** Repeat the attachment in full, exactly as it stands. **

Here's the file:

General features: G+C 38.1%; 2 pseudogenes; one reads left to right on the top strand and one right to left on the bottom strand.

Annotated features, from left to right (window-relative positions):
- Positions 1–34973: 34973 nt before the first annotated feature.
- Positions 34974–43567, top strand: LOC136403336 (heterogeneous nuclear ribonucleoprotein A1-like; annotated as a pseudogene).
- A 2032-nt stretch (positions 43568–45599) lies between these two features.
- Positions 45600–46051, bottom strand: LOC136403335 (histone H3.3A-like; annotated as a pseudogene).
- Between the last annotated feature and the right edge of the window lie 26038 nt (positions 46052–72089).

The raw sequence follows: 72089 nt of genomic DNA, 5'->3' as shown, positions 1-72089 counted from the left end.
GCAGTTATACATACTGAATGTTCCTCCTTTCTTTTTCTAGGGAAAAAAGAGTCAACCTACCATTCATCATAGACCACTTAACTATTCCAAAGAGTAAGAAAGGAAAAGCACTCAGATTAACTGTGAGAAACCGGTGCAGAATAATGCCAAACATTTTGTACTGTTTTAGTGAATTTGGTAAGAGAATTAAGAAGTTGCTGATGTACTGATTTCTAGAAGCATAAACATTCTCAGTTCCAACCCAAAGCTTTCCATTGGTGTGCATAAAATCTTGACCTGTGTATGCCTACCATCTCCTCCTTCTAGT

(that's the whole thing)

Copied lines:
General features: G+C 38.1%; 2 pseudogenes; one reads left to right on the top strand and one right to left on the bottom strand.

Annotated features, from left to right (window-relative positions):
- Positions 1–34973: 34973 nt before the first annotated feature.
- Positions 34974–43567, top strand: LOC136403336 (heterogeneous nuclear ribonucleoprotein A1-like; annotated as a pseudogene).
- A 2032-nt stretch (positions 43568–45599) lies between these two features.
- Positions 45600–46051, bottom strand: LOC136403335 (histone H3.3A-like; annotated as a pseudogene).
- Between the last annotated feature and the right edge of the window lie 26038 nt (positions 46052–72089).

The raw sequence follows: 72089 nt of genomic DNA, 5'->3' as shown, positions 1-72089 counted from the left end.
GCAGTTATACATACTGAATGTTCCTCCTTTCTTTTTCTAGGGAAAAAAGAGTCAACCTACCATTCATCATAGACCACTTAACTATTCCAAAGAGTAAGAAAGGAAAAGCACTCAGATTAACTGTGAGAAACCGGTGCAGAATAATGCCAAACATTTTGTACTGTTTTAGTGAATTTGGTAAGAGAATTAAGAAGTTGCTGATGTACTGATTTCTAGAAGCATAAACATTCTCAGTTCCAACCCAAAGCTTTCCATTGGTGTGCATAAAATCTTGACCTGTGTATGCCTACCATCTCCTCCTTCTAGT